Chipping Sparrow
Spizella passerina

Photo courtesy Donna Bell, Flomaton, Alabama
Copyright (c) Donna Bell 2007
February 7, 2007

Photo courtesy Pete Williams, Florida
Copyright (c) Pete Williams 2008
March 5, 2008

Chipping Sparrow is generally about 5 inches long with a dark, conical bill. The crown is rusty. The eyeline is black; the face is gray and the underparts are tan with dark streaks on the back. The wings are brown with gray wingbars. The rump is gray and slim, the tail is forked. Both sexes are similar in color and markings.

The fall and winter plumage has different head patterns, with a brown crown and fine dark streaks and pale median crown stripe. The supercilium is buff; the bill is pale with a dark tip and brownish cheeks. Juvenile plumage (summer and fall) is similar to winter plumage but slightly duller with streaked underparts.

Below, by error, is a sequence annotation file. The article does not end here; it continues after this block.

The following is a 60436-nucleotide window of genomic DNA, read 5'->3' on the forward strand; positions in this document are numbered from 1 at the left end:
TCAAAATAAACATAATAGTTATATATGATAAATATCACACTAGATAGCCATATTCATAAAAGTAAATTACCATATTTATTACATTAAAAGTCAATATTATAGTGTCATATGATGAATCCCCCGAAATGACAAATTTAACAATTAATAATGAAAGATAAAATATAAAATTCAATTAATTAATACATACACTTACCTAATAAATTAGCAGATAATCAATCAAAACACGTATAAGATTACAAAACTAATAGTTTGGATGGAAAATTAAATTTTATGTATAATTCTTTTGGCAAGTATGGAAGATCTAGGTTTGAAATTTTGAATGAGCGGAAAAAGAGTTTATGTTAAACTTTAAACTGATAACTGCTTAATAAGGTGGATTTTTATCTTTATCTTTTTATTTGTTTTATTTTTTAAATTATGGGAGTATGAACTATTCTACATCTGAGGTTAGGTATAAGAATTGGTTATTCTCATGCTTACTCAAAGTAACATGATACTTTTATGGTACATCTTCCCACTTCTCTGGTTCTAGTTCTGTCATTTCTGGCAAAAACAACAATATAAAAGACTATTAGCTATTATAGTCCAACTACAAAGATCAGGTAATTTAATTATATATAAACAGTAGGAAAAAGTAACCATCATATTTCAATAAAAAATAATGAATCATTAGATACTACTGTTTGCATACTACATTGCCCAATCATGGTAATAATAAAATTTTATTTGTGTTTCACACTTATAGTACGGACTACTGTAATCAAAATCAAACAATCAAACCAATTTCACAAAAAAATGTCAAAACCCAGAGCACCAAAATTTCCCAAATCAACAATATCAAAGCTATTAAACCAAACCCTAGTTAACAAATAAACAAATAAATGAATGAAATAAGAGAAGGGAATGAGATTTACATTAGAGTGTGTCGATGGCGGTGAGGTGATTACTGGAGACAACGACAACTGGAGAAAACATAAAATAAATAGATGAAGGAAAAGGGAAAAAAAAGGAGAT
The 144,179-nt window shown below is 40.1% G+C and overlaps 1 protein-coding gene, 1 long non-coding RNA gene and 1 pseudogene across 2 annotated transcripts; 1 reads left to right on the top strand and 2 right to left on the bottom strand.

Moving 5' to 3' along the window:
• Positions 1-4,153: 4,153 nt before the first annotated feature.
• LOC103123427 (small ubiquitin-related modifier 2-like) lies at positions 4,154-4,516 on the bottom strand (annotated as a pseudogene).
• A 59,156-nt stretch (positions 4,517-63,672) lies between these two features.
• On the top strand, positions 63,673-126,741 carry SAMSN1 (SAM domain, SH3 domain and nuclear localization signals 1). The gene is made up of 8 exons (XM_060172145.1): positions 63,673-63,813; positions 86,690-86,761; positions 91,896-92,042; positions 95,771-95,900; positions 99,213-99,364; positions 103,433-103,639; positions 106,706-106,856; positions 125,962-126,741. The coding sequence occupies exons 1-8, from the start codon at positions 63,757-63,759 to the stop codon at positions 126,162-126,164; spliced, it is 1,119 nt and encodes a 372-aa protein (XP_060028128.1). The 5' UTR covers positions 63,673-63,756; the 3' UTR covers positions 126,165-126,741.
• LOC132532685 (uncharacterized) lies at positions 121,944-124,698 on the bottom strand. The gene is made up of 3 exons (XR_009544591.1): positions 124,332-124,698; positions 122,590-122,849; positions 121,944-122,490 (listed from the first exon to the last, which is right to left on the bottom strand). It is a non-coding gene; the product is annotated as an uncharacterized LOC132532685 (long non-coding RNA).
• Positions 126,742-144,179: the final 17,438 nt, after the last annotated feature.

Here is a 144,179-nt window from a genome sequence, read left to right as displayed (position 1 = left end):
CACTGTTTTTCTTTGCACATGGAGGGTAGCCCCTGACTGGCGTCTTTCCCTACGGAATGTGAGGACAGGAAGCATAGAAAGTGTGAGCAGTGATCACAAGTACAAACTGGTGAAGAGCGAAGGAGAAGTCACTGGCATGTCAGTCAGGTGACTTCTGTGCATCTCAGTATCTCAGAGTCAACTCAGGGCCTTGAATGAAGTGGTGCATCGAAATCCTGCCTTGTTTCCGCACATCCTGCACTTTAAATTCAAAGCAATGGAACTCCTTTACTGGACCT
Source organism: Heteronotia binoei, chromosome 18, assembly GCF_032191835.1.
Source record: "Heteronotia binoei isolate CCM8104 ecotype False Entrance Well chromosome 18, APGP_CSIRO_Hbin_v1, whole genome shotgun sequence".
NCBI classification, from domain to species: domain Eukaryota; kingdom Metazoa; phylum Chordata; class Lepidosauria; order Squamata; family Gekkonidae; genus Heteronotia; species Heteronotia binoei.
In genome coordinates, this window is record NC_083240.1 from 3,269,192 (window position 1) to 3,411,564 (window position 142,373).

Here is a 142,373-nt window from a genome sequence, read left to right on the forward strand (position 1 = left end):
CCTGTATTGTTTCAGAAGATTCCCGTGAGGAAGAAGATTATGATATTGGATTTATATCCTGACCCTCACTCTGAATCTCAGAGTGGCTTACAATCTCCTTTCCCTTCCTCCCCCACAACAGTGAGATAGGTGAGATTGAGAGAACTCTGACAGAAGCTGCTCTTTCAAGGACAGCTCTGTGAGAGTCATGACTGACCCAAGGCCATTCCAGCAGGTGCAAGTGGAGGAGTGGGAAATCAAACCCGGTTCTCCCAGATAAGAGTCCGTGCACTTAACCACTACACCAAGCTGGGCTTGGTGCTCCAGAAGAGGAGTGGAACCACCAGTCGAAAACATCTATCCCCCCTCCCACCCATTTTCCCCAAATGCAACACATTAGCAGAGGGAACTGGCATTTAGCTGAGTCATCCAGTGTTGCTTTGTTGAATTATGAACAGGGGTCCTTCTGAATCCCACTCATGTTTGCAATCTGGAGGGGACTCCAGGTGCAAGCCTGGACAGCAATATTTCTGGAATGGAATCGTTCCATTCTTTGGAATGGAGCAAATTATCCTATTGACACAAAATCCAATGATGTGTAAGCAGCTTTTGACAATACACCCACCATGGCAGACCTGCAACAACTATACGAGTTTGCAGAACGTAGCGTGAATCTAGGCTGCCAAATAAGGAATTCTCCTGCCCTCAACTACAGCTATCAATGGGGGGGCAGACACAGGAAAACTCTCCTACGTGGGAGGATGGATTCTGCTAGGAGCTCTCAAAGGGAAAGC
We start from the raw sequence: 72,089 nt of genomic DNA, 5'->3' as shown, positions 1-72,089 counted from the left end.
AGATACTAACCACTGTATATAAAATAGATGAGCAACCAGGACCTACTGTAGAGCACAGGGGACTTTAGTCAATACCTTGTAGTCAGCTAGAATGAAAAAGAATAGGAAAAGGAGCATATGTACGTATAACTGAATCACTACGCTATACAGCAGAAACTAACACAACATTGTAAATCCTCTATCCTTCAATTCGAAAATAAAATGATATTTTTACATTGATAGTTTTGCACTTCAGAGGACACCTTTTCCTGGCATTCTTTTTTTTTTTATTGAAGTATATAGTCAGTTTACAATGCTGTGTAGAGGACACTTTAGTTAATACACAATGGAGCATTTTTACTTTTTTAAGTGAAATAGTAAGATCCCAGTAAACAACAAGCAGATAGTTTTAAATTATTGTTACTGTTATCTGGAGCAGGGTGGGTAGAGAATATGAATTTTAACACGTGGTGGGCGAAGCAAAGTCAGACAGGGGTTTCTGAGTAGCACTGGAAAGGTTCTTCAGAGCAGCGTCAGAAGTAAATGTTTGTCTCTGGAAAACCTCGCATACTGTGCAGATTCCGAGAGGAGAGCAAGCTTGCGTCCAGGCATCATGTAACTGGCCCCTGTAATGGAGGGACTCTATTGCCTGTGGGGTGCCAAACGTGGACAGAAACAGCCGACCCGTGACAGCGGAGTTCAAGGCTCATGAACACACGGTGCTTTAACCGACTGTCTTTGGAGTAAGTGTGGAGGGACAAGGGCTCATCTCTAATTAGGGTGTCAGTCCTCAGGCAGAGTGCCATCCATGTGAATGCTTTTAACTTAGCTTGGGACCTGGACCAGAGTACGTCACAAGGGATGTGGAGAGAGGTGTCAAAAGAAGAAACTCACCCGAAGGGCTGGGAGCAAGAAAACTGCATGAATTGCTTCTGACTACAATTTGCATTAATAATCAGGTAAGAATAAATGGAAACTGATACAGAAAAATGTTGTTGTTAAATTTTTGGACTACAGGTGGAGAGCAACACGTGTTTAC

Chipping Sparrows are similar to other sparrows with rusty crowns, but have a white breast and black eyeline in spring and summer. The Field Sparrow has a pink bill and white eyering. Swamp Sparrow has rusty wings and a dingy breast. The American Tree Sparrow has a dark breast spot. In fall and winter, Chipping Sparrows are quite similar to Clay-colored and Brewer's Sparrows. Often they retain some rust in the crown and can be identified by that field mark.

Photo courtesy Mike Carter, Pensacola, Fl.
March 2010

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